Monday, March 5, 2012

One of Saturn's moons contains oxygen

Oxygen is required for all animal life on Earth. Plants on the other hand, require carbon dioxide and produce oxygen. Therefore, the substance is of great interest for astronomers attempting to find extraterrestrial life. Discovery of oxygen provides clues, and increases the chances of us finding life outside Earth. NASA has discovered oxygen on a moon that orbits Saturn. While it is unable to harbour life in a form that is familiar for us, it is a promising find.

The moon in question is dubbed Dione, and it contains a small oxygen-filled atmosphere. Too small to be of any purpose, as with Earth's, but an atmosphere nonetheless. The oxygen was probably produced by a chemical process that split water into oxygen and hydrogen. The required energy is said to come from Saturn itself, in the form of charged particles. A similar process could be in play on Jupiter which, being a gas giant, is similar to Saturn. It is however not clear where the required water for this process comes from, but perhaps there is a source on Dione that is yet to be found.
The spacecraft that performed the measurements, also took the time to snap a picture.
Saturn possesses more moons, and it is already known that they contain icy surfaces, and perhaps even water in liquid form. It is another prerequisite for life as we know it, and therefore of great interest to future space missions. If we discover oxygen and water together on one planetary body, it greatly increases the chances of finding life. Finding oxygen on Dione means the other moons of Saturn, and even those of Jupiter, have suddenly become more interesting. Additionally, knowledge of the process by which the oxygen is created can help us with that.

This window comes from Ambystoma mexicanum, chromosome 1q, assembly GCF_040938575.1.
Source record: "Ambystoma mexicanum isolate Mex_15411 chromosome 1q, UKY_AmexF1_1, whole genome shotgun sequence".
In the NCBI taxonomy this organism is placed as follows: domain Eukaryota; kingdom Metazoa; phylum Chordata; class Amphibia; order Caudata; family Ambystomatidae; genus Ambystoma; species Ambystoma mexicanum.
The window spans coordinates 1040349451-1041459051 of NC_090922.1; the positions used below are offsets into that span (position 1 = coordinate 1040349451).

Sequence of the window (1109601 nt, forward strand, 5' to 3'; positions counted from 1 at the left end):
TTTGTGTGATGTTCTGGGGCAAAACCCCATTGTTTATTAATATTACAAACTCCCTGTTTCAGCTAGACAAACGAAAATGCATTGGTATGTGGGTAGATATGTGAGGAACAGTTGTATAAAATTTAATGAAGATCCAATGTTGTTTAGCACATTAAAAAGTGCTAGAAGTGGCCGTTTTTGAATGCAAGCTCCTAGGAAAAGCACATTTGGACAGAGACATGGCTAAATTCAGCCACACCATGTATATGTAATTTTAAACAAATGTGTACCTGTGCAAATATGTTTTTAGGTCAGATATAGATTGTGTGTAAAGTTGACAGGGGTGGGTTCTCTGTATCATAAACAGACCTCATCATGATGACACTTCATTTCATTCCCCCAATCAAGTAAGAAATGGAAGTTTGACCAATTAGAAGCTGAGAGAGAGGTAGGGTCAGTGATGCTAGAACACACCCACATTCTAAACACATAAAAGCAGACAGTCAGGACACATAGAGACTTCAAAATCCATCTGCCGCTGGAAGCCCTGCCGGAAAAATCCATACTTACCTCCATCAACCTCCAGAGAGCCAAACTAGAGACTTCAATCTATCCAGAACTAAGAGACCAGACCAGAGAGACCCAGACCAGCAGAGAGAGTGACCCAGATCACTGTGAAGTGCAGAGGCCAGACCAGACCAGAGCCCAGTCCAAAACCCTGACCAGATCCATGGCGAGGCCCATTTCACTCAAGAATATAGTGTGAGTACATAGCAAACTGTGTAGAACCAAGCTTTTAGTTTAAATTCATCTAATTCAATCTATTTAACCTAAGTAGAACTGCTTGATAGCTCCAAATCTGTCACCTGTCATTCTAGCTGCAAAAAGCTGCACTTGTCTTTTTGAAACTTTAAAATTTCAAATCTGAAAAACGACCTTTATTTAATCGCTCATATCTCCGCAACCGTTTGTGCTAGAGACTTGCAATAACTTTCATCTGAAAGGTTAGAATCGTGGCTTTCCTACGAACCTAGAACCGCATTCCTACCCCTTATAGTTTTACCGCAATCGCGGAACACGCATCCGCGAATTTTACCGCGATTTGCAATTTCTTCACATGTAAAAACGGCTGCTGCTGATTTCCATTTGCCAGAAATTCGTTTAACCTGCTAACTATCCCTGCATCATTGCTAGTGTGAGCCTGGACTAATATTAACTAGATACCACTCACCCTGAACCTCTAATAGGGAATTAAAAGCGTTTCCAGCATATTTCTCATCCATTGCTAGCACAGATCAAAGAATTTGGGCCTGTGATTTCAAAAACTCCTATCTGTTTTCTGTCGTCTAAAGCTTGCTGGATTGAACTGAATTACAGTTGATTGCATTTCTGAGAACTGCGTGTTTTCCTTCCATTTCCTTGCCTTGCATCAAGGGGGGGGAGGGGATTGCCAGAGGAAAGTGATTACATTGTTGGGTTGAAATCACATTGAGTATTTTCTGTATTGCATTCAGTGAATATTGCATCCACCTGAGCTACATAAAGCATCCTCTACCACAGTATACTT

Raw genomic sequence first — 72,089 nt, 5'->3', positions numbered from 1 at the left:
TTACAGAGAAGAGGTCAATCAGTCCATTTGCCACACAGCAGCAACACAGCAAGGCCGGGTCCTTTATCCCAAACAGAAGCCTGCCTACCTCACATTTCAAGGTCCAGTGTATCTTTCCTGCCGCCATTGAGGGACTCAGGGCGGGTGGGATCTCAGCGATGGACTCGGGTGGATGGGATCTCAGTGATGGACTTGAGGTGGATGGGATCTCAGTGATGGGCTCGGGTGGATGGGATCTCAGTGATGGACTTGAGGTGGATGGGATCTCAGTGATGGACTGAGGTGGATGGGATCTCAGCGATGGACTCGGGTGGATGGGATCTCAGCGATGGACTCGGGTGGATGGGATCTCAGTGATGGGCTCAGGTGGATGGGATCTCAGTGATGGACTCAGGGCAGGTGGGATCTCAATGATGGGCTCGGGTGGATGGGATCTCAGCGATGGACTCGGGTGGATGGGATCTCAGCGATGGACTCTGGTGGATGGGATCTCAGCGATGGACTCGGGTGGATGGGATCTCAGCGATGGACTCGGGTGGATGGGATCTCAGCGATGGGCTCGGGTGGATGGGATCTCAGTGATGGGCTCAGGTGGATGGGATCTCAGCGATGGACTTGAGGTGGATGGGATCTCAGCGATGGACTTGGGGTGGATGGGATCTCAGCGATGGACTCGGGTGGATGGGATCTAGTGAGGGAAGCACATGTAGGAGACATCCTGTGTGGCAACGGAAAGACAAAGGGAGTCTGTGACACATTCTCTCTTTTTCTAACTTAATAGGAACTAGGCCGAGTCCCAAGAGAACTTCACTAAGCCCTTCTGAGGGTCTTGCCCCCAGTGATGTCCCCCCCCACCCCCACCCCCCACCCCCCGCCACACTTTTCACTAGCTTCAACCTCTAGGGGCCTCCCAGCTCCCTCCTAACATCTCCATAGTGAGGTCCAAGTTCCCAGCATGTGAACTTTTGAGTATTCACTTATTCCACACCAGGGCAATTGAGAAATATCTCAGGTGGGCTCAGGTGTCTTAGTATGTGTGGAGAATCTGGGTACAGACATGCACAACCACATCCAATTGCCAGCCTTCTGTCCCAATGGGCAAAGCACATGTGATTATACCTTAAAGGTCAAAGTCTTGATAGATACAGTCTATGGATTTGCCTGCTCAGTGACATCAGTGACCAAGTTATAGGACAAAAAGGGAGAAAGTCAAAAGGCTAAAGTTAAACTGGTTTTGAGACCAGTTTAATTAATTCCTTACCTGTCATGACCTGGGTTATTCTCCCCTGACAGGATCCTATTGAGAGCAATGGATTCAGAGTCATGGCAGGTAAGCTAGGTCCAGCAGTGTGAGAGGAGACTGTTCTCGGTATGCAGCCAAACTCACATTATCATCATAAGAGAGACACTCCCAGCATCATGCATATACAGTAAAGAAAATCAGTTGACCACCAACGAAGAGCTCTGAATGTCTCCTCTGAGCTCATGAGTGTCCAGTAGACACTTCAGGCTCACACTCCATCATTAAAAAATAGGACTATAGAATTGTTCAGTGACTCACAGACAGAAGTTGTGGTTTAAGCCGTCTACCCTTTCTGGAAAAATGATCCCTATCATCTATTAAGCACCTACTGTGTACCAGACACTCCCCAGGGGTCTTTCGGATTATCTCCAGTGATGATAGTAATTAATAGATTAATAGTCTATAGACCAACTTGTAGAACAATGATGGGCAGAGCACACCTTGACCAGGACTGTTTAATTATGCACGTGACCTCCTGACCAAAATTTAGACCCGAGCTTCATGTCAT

NASA's findings support a theory that already claimed there should be oxygen on the moons of Saturn. It is a promising find for future research regarding the possibility of life elsewhere. Oxygen is one of the prerequisites, but water is also necessary. Life consists primarily out of water, and we need oxygen to create our fuel: it highlights why finding one of the two causes excitement among astronomers. When it comes to the search for extraterrestrial life, there may be more promising planets outside our solar system. NASA has already found several interesting planets that could theoretically harbour life, or otherwise provide clues as to where we might find it. It is likely that we will find more of these planets.

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